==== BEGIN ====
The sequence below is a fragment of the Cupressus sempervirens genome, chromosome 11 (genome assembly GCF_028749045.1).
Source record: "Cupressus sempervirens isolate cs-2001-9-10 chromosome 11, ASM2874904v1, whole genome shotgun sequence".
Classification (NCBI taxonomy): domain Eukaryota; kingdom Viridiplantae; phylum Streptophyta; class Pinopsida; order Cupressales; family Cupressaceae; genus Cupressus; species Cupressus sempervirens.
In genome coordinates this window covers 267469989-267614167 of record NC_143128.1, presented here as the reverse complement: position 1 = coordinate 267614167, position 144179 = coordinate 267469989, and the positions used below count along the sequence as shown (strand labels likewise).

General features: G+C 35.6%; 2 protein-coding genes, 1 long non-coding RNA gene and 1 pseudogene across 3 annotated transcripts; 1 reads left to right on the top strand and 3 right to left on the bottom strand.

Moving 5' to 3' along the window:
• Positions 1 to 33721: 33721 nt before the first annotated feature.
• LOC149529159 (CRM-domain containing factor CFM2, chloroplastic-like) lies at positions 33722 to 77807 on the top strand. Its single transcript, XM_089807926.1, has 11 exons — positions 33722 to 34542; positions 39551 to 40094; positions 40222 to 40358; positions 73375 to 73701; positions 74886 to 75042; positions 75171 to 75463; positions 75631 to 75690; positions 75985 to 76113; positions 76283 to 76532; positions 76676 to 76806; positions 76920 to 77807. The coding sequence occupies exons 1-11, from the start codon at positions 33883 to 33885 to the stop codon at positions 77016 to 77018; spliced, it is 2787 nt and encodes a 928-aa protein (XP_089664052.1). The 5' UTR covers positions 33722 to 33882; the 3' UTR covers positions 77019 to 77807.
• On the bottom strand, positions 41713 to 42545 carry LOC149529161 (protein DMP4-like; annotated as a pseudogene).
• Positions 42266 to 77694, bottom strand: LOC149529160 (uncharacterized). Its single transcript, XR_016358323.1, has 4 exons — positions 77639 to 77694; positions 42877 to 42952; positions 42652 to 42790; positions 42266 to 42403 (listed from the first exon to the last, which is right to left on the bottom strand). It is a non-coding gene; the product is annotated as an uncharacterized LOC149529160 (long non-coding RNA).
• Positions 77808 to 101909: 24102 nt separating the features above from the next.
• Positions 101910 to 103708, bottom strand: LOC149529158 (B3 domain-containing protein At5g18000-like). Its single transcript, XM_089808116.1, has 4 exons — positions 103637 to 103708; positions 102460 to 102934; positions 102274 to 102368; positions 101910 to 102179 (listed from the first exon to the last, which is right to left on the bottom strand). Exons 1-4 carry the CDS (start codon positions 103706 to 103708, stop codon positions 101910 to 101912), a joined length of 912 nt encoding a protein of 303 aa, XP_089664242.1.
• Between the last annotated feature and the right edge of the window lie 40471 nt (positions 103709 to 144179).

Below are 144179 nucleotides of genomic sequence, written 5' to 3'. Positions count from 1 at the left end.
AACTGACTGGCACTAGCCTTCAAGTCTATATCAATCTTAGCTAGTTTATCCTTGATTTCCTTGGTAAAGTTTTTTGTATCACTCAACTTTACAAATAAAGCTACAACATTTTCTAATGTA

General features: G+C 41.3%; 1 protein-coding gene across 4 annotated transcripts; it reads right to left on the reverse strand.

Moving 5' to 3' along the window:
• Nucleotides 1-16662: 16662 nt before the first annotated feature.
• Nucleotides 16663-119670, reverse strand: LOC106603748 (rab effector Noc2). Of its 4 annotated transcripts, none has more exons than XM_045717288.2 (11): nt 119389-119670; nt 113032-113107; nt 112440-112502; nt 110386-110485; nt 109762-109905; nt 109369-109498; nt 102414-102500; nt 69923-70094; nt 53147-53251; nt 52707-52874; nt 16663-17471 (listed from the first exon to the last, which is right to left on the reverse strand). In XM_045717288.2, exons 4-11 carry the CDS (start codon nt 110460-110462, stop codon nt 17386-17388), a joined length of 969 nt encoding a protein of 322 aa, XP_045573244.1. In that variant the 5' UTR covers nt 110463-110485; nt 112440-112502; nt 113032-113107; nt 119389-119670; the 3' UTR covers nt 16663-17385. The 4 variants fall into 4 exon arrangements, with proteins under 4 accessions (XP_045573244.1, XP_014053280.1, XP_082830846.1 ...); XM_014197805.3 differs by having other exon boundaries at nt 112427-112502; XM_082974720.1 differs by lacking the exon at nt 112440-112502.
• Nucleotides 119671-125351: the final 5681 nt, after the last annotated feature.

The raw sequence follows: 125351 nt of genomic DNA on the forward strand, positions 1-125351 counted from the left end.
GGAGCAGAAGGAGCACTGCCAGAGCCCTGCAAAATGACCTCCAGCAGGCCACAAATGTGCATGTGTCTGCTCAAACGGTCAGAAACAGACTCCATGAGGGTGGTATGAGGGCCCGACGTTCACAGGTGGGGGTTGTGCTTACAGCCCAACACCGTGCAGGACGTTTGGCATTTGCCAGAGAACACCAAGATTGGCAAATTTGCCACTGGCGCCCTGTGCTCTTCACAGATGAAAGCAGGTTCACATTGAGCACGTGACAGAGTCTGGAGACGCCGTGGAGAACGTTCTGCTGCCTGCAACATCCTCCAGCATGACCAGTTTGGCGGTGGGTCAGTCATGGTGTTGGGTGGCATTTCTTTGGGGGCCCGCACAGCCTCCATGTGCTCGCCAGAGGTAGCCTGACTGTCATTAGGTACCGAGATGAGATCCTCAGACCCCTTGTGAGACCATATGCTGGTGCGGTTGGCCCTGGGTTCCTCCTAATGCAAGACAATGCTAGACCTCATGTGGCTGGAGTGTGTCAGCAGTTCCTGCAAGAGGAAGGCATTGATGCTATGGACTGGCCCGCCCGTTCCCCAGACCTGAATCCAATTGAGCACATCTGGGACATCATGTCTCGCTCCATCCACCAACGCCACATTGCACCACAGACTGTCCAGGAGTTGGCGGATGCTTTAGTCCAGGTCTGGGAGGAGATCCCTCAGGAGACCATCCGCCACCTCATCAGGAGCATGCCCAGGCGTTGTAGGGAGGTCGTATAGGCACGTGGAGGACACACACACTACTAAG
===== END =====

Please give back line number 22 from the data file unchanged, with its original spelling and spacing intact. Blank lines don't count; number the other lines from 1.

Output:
GGAGCAGAAGGAGCACTGCCAGAGCCCTGCAAAATGACCTCCAGCAGGCCACAAATGTGCATGTGTCTGCTCAAACGGTCAGAAACAGACTCCATGAGGGTGGTATGAGGGCCCGACGTTCACAGGTGGGGGTTGTGCTTACAGCCCAACACCGTGCAGGACGTTTGGCATTTGCCAGAGAACACCAAGATTGGCAAATTTGCCACTGGCGCCCTGTGCTCTTCACAGATGAAAGCAGGTTCACATTGAGCACGTGACAGAGTCTGGAGACGCCGTGGAGAACGTTCTGCTGCCTGCAACATCCTCCAGCATGACCAGTTTGGCGGTGGGTCAGTCATGGTGTTGGGTGGCATTTCTTTGGGGGCCCGCACAGCCTCCATGTGCTCGCCAGAGGTAGCCTGACTGTCATTAGGTACCGAGATGAGATCCTCAGACCCCTTGTGAGACCATATGCTGGTGCGGTTGGCCCTGGGTTCCTCCTAATGCAAGACAATGCTAGACCTCATGTGGCTGGAGTGTGTCAGCAGTTCCTGCAAGAGGAAGGCATTGATGCTATGGACTGGCCCGCCCGTTCCCCAGACCTGAATCCAATTGAGCACATCTGGGACATCATGTCTCGCTCCATCCACCAACGCCACATTGCACCACAGACTGTCCAGGAGTTGGCGGATGCTTTAGTCCAGGTCTGGGAGGAGATCCCTCAGGAGACCATCCGCCACCTCATCAGGAGCATGCCCAGGCGTTGTAGGGAGGTCGTATAGGCACGTGGAGGACACACACACTACTAAG